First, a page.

The drive to forgo bilateral relations and look for a “European solution” is decreasing. Centralists will need to come to terms with this reality whether they want it or not, if only because their ability to keep member countries on a leash is diminishing. The EU discourse has become defensive; Brussels now mostly tries to safeguard whatever centralization has already been achieved.
EU centralists argue that European states can only defend themselves against external threats by joining forces – an old argument. There have been several attempts to place the continent under one authority. In Carolingian Europe, Charlemagne had set himself the goal of restoring the Roman Empire and confronted the Eastern Roman empire of Byzantium. In the East and south of the Alps he was considered a barbaric usurper. In the West he was canonized three and a half centuries after his death.
The myth of Charlemagne as the father of Europe inspired Napoleon in his attempt to subordinate the continent. Even Nazis and fascists pursued unification. Western Europe’s hegemonic homogenization efforts always met resistance. Napoleon’s revolutionary expansionism, Hitler’s racist imperialism and Stalin’s Sovietization produced violent national counter-movements.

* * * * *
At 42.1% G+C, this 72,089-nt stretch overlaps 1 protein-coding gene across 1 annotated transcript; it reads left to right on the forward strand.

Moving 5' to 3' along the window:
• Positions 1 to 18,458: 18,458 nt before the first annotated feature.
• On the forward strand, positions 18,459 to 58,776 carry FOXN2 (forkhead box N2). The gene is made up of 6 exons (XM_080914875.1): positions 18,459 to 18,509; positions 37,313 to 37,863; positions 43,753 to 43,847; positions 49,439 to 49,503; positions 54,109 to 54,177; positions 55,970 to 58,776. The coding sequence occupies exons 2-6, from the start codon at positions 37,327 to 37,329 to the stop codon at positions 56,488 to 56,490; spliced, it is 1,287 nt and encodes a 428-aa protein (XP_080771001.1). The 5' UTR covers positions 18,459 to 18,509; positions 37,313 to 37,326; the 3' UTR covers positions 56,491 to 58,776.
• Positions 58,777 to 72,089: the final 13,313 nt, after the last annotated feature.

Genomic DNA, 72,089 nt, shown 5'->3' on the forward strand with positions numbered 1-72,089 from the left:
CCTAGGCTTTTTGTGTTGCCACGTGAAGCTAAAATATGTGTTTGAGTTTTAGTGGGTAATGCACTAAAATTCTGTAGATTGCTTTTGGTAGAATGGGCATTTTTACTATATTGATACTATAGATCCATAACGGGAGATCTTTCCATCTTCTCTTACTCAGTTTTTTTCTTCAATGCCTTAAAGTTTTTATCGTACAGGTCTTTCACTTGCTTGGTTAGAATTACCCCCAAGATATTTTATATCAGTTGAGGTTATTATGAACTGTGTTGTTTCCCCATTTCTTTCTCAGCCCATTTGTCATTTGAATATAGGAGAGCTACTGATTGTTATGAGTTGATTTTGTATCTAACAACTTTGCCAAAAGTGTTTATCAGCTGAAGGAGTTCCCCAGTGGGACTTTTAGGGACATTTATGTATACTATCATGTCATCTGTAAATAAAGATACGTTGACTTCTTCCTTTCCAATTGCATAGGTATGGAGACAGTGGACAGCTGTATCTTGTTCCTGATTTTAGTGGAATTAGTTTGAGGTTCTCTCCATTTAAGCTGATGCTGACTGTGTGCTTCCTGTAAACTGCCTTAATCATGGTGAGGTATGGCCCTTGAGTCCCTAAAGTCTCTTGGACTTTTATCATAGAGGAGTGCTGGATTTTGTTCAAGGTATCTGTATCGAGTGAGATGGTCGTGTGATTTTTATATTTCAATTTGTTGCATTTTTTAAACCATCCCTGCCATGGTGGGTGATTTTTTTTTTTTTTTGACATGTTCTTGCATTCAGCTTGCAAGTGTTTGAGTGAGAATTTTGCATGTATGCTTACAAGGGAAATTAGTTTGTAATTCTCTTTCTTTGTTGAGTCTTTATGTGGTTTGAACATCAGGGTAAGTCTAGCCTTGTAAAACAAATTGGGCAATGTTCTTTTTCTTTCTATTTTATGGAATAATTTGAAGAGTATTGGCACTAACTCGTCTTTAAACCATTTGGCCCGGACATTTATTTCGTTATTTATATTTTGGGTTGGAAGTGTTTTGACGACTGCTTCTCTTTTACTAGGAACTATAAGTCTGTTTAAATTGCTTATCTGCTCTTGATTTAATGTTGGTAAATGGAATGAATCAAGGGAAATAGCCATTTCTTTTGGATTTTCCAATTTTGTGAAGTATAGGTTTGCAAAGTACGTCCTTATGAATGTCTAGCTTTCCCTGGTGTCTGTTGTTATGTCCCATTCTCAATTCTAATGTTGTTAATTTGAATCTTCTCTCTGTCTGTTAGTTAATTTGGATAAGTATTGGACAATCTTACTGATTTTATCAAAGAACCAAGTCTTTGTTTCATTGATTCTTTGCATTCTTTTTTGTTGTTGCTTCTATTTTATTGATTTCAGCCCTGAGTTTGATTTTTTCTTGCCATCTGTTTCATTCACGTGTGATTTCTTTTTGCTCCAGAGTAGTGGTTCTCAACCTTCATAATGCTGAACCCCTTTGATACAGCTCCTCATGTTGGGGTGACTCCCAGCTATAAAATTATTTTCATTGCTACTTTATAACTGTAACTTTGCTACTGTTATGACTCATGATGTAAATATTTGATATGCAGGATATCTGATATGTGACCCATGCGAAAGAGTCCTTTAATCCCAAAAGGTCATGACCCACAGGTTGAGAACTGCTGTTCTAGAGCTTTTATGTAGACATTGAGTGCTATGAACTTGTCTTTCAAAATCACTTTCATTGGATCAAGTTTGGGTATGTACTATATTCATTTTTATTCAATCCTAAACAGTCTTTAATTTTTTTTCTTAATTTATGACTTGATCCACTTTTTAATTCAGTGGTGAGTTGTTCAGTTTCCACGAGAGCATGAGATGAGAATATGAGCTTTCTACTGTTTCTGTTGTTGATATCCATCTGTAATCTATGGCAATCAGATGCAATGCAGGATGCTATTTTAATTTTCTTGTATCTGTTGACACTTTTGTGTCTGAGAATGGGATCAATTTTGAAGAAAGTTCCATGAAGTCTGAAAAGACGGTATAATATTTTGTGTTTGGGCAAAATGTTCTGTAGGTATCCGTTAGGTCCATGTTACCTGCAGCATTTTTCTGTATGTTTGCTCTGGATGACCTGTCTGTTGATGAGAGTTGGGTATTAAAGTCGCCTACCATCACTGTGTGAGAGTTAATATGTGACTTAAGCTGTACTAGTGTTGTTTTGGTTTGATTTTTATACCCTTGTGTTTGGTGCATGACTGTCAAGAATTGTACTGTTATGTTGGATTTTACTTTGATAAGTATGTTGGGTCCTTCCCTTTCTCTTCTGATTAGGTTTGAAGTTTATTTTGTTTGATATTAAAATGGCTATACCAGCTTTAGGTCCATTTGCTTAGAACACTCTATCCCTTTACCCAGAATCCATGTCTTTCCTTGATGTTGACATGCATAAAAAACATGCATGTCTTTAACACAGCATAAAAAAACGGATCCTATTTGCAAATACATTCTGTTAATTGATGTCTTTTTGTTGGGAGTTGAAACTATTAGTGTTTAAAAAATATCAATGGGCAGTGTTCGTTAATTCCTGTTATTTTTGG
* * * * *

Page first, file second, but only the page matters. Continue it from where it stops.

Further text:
Now too, centralization and homogenization in the EU are reactivating national awareness. At a time when the EU is looking to expand in south-eastern Europe, migration and the euro are exacerbating conflicts between its northern and southern member states. Charlemagne’s legacy is no longer an inspiration, but a burden.
European nations did unite of their own free will whenever they had to fight a common enemy. They fought against Arab and Ottoman expansionism, against revolutionary France, against National Socialist Germany and against the Soviet Union. Most recently, NATO served as protection against Moscow, which could only be kept in check by joint efforts.
The threat picture has changed since the collapse of the Soviet Union. Although eastern EU member states still feel threatened by Russia, Western Europe no longer does. In Berlin and Paris, even the illegal annexation of Crimea and the aggression against Ukraine were not viewed as a permanent impediment to relations with Moscow. Germany is sticking with the construction of the Nord Stream 2 pipeline regardless of opposition from its eastern neighbors, and against Washington’s explicit reservations.